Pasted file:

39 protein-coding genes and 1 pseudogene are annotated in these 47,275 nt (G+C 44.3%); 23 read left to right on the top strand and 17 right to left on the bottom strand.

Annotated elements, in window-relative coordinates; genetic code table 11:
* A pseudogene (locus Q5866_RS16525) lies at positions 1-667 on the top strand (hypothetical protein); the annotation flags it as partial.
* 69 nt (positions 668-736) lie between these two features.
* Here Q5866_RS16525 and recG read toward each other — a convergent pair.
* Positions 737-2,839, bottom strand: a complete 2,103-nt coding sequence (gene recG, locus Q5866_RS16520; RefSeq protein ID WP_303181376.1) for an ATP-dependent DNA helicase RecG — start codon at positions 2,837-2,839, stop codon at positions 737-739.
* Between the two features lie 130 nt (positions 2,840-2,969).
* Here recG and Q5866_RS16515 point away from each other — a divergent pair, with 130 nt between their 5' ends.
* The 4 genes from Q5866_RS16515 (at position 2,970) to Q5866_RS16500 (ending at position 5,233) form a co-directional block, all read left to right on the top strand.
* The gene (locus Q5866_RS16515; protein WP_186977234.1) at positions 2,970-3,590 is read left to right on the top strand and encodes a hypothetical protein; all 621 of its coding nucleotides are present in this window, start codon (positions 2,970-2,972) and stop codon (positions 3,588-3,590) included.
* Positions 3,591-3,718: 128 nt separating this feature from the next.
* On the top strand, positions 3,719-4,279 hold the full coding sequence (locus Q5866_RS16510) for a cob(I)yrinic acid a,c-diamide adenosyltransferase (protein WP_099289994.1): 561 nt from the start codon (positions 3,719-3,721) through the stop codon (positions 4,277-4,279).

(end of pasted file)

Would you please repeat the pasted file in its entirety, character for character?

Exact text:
39 protein-coding genes and 1 pseudogene are annotated in these 47,275 nt (G+C 44.3%); 23 read left to right on the top strand and 17 right to left on the bottom strand.

Annotated elements, in window-relative coordinates; genetic code table 11:
* A pseudogene (locus Q5866_RS16525) lies at positions 1-667 on the top strand (hypothetical protein); the annotation flags it as partial.
* 69 nt (positions 668-736) lie between these two features.
* Here Q5866_RS16525 and recG read toward each other — a convergent pair.
* Positions 737-2,839, bottom strand: a complete 2,103-nt coding sequence (gene recG, locus Q5866_RS16520; RefSeq protein ID WP_303181376.1) for an ATP-dependent DNA helicase RecG — start codon at positions 2,837-2,839, stop codon at positions 737-739.
* Between the two features lie 130 nt (positions 2,840-2,969).
* Here recG and Q5866_RS16515 point away from each other — a divergent pair, with 130 nt between their 5' ends.
* The 4 genes from Q5866_RS16515 (at position 2,970) to Q5866_RS16500 (ending at position 5,233) form a co-directional block, all read left to right on the top strand.
* The gene (locus Q5866_RS16515; protein WP_186977234.1) at positions 2,970-3,590 is read left to right on the top strand and encodes a hypothetical protein; all 621 of its coding nucleotides are present in this window, start codon (positions 2,970-2,972) and stop codon (positions 3,588-3,590) included.
* Positions 3,591-3,718: 128 nt separating this feature from the next.
* On the top strand, positions 3,719-4,279 hold the full coding sequence (locus Q5866_RS16510) for a cob(I)yrinic acid a,c-diamide adenosyltransferase (protein WP_099289994.1): 561 nt from the start codon (positions 3,719-3,721) through the stop codon (positions 4,277-4,279).